Considering my previously mentioned affinity for my paper plan book, it might come as no surprise that I loved the old spiral-bound agenda books that used to be provided to all students for recording their homework. It was a simple part of the routine to ask everyone to copy the assignment from the board and then do a do a quick check to make sure they had all followed the instruction. With Plus Portals in place now, this is no longer necessary. Plus Portals is an amazing tool and has changed my life as a teacher in so many wonderful ways. However, I don’t have evidence or any reason to really believe that any of my students are actually checking the Portals at all. Perhaps this is because they often look at me (and other teachers) like I have three heads when I ask that they hand in an assignment that is due. This occurs even though homework has also been written on the whiteboard and referred to at the beginning and end of each period. So, this has clearly emerged as something I’d like to tackle in the coming school year!

In which I plan what I think will be an amazing lesson – and I learn more than the kids do.

I continue to ask the question:  How can I use technology help ESL kids speak more in order to improve their writing?   

So… I planned to teach, what I was sure would be an amazing lesson  😉

Lesson Objectives:

Day 1:  Students will create their own food chains.  Students will record 2 sentences about each picture that describe the plant or animal’s role in the food chain.  

Day 2:  Writing task:  Write a paragraph to describe the food chain that you created.  Use buddy sentences to describe the role that each plant or animal plays in the food chain.       

 Students will use revise their writing to be sure there are at least 2 sentences for each plant and animal.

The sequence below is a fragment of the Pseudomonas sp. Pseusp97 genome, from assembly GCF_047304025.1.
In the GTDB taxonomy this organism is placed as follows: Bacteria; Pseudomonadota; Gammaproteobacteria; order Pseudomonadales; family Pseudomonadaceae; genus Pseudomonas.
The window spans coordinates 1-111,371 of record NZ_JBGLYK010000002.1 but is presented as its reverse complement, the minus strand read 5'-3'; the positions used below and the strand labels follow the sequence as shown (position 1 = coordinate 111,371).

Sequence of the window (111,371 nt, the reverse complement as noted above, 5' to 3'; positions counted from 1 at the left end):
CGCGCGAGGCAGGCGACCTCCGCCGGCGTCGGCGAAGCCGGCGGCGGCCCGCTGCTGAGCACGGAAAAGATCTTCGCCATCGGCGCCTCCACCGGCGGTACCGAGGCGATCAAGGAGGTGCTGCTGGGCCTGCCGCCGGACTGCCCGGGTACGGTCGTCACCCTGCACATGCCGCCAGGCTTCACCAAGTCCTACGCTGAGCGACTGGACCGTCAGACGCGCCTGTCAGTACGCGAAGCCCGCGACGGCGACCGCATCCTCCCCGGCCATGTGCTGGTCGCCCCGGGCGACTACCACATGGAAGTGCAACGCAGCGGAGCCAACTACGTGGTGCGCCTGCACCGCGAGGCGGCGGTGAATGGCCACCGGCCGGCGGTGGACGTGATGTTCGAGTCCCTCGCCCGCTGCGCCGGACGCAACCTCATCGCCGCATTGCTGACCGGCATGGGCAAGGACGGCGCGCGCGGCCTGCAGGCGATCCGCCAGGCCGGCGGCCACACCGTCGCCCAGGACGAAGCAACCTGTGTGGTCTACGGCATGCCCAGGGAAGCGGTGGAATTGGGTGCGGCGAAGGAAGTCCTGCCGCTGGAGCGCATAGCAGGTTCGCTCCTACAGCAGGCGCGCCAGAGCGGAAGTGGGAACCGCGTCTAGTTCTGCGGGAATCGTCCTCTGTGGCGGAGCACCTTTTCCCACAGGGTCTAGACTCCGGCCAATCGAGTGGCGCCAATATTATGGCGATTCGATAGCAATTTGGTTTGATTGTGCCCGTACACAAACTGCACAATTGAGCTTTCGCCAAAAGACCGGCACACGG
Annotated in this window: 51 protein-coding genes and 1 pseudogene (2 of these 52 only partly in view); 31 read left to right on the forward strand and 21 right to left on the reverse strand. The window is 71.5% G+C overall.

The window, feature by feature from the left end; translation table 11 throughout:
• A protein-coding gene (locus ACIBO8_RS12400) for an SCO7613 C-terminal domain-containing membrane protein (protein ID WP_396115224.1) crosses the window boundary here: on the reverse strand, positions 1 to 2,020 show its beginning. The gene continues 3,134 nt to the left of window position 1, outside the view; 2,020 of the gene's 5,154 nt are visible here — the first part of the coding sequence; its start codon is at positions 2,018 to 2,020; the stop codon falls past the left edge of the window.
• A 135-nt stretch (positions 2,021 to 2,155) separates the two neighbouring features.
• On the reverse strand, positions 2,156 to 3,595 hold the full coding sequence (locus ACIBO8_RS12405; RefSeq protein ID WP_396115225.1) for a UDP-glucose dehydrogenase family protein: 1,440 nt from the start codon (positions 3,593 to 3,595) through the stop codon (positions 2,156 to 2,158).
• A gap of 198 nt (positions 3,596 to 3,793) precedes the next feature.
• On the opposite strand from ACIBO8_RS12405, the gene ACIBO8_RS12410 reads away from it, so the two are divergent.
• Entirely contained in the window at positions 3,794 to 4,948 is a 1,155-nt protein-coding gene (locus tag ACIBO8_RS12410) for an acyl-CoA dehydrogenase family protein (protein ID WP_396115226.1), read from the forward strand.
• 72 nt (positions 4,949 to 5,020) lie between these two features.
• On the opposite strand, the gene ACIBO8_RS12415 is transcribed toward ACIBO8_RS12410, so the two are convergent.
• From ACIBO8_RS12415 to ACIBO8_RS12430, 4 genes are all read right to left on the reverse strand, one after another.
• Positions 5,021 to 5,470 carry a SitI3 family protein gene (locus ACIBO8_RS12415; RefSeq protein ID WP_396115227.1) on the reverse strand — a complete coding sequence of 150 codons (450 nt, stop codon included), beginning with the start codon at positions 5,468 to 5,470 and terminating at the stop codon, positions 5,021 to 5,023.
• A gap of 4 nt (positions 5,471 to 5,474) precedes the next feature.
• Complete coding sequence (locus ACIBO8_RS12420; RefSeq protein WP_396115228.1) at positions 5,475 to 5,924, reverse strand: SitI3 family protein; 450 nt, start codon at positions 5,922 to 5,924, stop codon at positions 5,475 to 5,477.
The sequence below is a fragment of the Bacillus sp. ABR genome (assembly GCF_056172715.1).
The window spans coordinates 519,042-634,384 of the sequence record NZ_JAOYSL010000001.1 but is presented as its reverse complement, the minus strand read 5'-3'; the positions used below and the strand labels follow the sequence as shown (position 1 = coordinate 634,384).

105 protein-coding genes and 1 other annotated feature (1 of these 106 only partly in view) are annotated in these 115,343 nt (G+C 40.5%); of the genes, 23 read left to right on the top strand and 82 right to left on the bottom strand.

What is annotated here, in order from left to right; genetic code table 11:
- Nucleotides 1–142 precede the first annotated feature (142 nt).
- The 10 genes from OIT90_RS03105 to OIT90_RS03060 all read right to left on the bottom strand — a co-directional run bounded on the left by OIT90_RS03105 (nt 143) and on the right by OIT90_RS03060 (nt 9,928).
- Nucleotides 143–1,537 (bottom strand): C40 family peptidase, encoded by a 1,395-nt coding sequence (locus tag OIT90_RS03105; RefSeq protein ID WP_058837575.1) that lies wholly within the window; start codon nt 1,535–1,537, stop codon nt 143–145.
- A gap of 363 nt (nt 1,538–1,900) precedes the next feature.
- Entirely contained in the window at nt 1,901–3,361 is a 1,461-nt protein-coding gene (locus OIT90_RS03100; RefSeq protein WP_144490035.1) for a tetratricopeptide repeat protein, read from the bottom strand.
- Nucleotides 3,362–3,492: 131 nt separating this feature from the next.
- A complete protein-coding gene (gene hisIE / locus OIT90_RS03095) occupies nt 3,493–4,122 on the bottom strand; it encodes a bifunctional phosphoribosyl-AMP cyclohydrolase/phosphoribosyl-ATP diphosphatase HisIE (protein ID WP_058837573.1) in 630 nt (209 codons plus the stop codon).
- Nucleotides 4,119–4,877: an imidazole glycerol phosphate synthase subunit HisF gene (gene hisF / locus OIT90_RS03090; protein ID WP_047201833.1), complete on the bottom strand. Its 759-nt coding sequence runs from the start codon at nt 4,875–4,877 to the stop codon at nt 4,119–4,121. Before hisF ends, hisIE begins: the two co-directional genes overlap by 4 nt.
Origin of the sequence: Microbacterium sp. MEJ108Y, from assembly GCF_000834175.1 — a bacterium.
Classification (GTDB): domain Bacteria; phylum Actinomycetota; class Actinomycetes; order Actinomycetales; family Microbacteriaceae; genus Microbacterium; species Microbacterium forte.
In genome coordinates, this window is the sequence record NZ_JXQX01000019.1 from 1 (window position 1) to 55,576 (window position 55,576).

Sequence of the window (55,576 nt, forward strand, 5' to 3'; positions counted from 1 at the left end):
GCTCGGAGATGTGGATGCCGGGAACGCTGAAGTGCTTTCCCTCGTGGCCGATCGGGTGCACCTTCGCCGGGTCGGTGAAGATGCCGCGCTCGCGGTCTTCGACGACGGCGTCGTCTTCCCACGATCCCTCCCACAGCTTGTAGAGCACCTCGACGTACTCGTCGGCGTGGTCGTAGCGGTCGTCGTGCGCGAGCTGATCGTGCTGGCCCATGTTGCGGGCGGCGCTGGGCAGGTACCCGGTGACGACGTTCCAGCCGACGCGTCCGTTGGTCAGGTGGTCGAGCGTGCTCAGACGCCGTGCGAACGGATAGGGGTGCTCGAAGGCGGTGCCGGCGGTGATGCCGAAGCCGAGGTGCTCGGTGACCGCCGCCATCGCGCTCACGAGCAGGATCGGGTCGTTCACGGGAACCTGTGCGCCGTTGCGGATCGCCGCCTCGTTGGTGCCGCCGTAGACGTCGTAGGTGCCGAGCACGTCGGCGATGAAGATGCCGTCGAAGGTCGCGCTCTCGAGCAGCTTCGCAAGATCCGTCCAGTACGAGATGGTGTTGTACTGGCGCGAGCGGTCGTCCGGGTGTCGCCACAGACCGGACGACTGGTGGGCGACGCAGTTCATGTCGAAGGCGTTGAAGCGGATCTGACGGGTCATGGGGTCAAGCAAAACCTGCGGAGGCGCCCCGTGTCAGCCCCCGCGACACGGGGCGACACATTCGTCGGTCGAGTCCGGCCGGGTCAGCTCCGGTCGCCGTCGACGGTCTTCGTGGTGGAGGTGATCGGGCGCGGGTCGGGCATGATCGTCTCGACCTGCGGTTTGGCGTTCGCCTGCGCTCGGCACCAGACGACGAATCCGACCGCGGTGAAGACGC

If I had written them up, these would have been my NEW technology objectives:


Students will:

*Set up “Clever” on their homepage

*Open a document on Classroom, copy it, rename it, and use that copy

*Click and drag pictures into a table

*Add Google Read-Write to toolbar

*Highlight a picture and leave a voice note comment.  Insert the comment into document

*After typing, use the cursor and tracking pad to revise by adding sentences to writing


And I discovered:   I bit off way more than I could chew for both myself and my students.  

I don’t know much about technology but can envision what I would like it to be able to help me with.  That, I have learned, can be a dangerous approach.  I need to learn what hardware and software can do, and then figure out ways to best use it with my students.  I also need to learn how to teach students gradually.  Too much at once will only overwhelm them, and make us all lose sight of the content.


Think about lesson goals

What is the content I’m trying to teach?  What technology would I like to teach?   If what the technology they are learning is part of the lesson goals, I would be more likely to slow it down.  In the lesson I did, students had to click and drag pictures into a food chain.  They had not yet learned to manipulate the tracking pad on the Chromebooks.  If I had taught a lesson on that, or had the computer teacher teach that at another time beforehand, it would not have taken 45 minutes to do what would have taken 5 if they had not been using technology.  All of the technology objectives I listed above were NEW things my students needed to learn.  Whoa!   Way too much.